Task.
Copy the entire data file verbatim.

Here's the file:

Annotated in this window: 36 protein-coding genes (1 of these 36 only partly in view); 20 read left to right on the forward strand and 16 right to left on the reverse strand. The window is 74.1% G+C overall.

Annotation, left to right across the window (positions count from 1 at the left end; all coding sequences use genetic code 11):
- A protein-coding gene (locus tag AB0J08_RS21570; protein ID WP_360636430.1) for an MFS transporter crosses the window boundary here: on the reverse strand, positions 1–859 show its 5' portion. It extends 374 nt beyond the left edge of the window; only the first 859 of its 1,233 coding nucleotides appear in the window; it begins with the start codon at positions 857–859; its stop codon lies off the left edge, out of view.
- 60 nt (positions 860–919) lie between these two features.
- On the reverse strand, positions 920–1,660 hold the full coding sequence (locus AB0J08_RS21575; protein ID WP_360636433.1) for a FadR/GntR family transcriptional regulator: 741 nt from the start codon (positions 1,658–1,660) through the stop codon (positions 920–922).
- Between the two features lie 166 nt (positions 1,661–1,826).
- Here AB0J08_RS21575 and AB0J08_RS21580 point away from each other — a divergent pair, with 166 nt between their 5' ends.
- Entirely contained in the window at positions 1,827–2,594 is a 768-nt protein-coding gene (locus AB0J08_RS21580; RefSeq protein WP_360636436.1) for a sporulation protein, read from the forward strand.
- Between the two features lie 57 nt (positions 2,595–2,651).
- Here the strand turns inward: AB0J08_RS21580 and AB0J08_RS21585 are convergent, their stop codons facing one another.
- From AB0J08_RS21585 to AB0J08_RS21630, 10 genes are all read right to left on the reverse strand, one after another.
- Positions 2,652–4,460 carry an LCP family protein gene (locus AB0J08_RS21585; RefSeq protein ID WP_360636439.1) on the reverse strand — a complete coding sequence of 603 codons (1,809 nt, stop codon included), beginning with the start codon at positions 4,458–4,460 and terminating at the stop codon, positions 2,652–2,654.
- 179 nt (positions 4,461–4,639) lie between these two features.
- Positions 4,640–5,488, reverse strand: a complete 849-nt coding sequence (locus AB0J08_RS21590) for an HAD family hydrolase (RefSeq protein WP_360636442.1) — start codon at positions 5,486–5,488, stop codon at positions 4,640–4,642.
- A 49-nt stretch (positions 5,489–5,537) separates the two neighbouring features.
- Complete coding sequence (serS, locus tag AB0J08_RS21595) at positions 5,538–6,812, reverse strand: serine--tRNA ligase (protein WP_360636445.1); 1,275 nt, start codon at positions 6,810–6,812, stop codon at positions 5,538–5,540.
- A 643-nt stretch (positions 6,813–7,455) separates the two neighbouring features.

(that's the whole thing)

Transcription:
Annotated in this window: 36 protein-coding genes (1 of these 36 only partly in view); 20 read left to right on the forward strand and 16 right to left on the reverse strand. The window is 74.1% G+C overall.

Annotation, left to right across the window (positions count from 1 at the left end; all coding sequences use genetic code 11):
- A protein-coding gene (locus tag AB0J08_RS21570; protein ID WP_360636430.1) for an MFS transporter crosses the window boundary here: on the reverse strand, positions 1–859 show its 5' portion. It extends 374 nt beyond the left edge of the window; only the first 859 of its 1,233 coding nucleotides appear in the window; it begins with the start codon at positions 857–859; its stop codon lies off the left edge, out of view.
- 60 nt (positions 860–919) lie between these two features.
- On the reverse strand, positions 920–1,660 hold the full coding sequence (locus AB0J08_RS21575; protein ID WP_360636433.1) for a FadR/GntR family transcriptional regulator: 741 nt from the start codon (positions 1,658–1,660) through the stop codon (positions 920–922).
- Between the two features lie 166 nt (positions 1,661–1,826).
- Here AB0J08_RS21575 and AB0J08_RS21580 point away from each other — a divergent pair, with 166 nt between their 5' ends.
- Entirely contained in the window at positions 1,827–2,594 is a 768-nt protein-coding gene (locus AB0J08_RS21580; RefSeq protein WP_360636436.1) for a sporulation protein, read from the forward strand.
- Between the two features lie 57 nt (positions 2,595–2,651).
- Here the strand turns inward: AB0J08_RS21580 and AB0J08_RS21585 are convergent, their stop codons facing one another.
- From AB0J08_RS21585 to AB0J08_RS21630, 10 genes are all read right to left on the reverse strand, one after another.
- Positions 2,652–4,460 carry an LCP family protein gene (locus AB0J08_RS21585; RefSeq protein ID WP_360636439.1) on the reverse strand — a complete coding sequence of 603 codons (1,809 nt, stop codon included), beginning with the start codon at positions 4,458–4,460 and terminating at the stop codon, positions 2,652–2,654.
- 179 nt (positions 4,461–4,639) lie between these two features.
- Positions 4,640–5,488, reverse strand: a complete 849-nt coding sequence (locus AB0J08_RS21590) for an HAD family hydrolase (RefSeq protein WP_360636442.1) — start codon at positions 5,486–5,488, stop codon at positions 4,640–4,642.
- A 49-nt stretch (positions 5,489–5,537) separates the two neighbouring features.
- Complete coding sequence (serS, locus tag AB0J08_RS21595) at positions 5,538–6,812, reverse strand: serine--tRNA ligase (protein WP_360636445.1); 1,275 nt, start codon at positions 6,810–6,812, stop codon at positions 5,538–5,540.
- A 643-nt stretch (positions 6,813–7,455) separates the two neighbouring features.